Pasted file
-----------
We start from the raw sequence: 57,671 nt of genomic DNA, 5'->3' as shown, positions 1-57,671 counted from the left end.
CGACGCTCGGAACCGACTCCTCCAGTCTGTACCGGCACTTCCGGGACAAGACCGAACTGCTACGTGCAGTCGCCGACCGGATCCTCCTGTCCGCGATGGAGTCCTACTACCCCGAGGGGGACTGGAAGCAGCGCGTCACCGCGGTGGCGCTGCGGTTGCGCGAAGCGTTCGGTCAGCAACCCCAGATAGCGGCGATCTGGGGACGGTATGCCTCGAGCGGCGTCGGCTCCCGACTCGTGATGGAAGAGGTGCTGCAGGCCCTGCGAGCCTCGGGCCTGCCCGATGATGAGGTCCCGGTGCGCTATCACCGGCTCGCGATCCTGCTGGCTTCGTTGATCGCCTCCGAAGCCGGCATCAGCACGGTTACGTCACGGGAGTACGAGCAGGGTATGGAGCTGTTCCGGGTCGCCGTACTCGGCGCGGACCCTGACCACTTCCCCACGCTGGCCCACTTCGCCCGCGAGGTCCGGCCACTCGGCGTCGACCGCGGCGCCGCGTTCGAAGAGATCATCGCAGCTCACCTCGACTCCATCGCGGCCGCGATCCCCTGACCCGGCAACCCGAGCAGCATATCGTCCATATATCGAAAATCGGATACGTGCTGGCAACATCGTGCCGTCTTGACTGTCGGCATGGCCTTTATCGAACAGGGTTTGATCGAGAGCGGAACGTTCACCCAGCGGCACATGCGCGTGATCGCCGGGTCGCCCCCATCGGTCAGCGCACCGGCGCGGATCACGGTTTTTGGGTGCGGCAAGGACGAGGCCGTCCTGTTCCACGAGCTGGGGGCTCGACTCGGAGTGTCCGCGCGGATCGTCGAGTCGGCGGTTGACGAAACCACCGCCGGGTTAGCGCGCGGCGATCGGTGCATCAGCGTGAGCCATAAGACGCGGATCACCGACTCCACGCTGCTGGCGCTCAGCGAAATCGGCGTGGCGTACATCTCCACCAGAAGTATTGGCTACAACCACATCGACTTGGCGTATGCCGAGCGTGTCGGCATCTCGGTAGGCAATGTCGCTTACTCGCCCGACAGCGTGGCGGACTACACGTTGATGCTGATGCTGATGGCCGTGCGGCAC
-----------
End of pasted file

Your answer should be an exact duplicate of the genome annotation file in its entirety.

We start from the raw sequence: 57,671 nt of genomic DNA, 5'->3' as shown, positions 1-57,671 counted from the left end.
CGACGCTCGGAACCGACTCCTCCAGTCTGTACCGGCACTTCCGGGACAAGACCGAACTGCTACGTGCAGTCGCCGACCGGATCCTCCTGTCCGCGATGGAGTCCTACTACCCCGAGGGGGACTGGAAGCAGCGCGTCACCGCGGTGGCGCTGCGGTTGCGCGAAGCGTTCGGTCAGCAACCCCAGATAGCGGCGATCTGGGGACGGTATGCCTCGAGCGGCGTCGGCTCCCGACTCGTGATGGAAGAGGTGCTGCAGGCCCTGCGAGCCTCGGGCCTGCCCGATGATGAGGTCCCGGTGCGCTATCACCGGCTCGCGATCCTGCTGGCTTCGTTGATCGCCTCCGAAGCCGGCATCAGCACGGTTACGTCACGGGAGTACGAGCAGGGTATGGAGCTGTTCCGGGTCGCCGTACTCGGCGCGGACCCTGACCACTTCCCCACGCTGGCCCACTTCGCCCGCGAGGTCCGGCCACTCGGCGTCGACCGCGGCGCCGCGTTCGAAGAGATCATCGCAGCTCACCTCGACTCCATCGCGGCCGCGATCCCCTGACCCGGCAACCCGAGCAGCATATCGTCCATATATCGAAAATCGGATACGTGCTGGCAACATCGTGCCGTCTTGACTGTCGGCATGGCCTTTATCGAACAGGGTTTGATCGAGAGCGGAACGTTCACCCAGCGGCACATGCGCGTGATCGCCGGGTCGCCCCCATCGGTCAGCGCACCGGCGCGGATCACGGTTTTTGGGTGCGGCAAGGACGAGGCCGTCCTGTTCCACGAGCTGGGGGCTCGACTCGGAGTGTCCGCGCGGATCGTCGAGTCGGCGGTTGACGAAACCACCGCCGGGTTAGCGCGCGGCGATCGGTGCATCAGCGTGAGCCATAAGACGCGGATCACCGACTCCACGCTGCTGGCGCTCAGCGAAATCGGCGTGGCGTACATCTCCACCAGAAGTATTGGCTACAACCACATCGACTTGGCGTATGCCGAGCGTGTCGGCATCTCGGTAGGCAATGTCGCTTACTCGCCCGACAGCGTGGCGGACTACACGTTGATGCTGATGCTGATGGCCGTGCGGCAC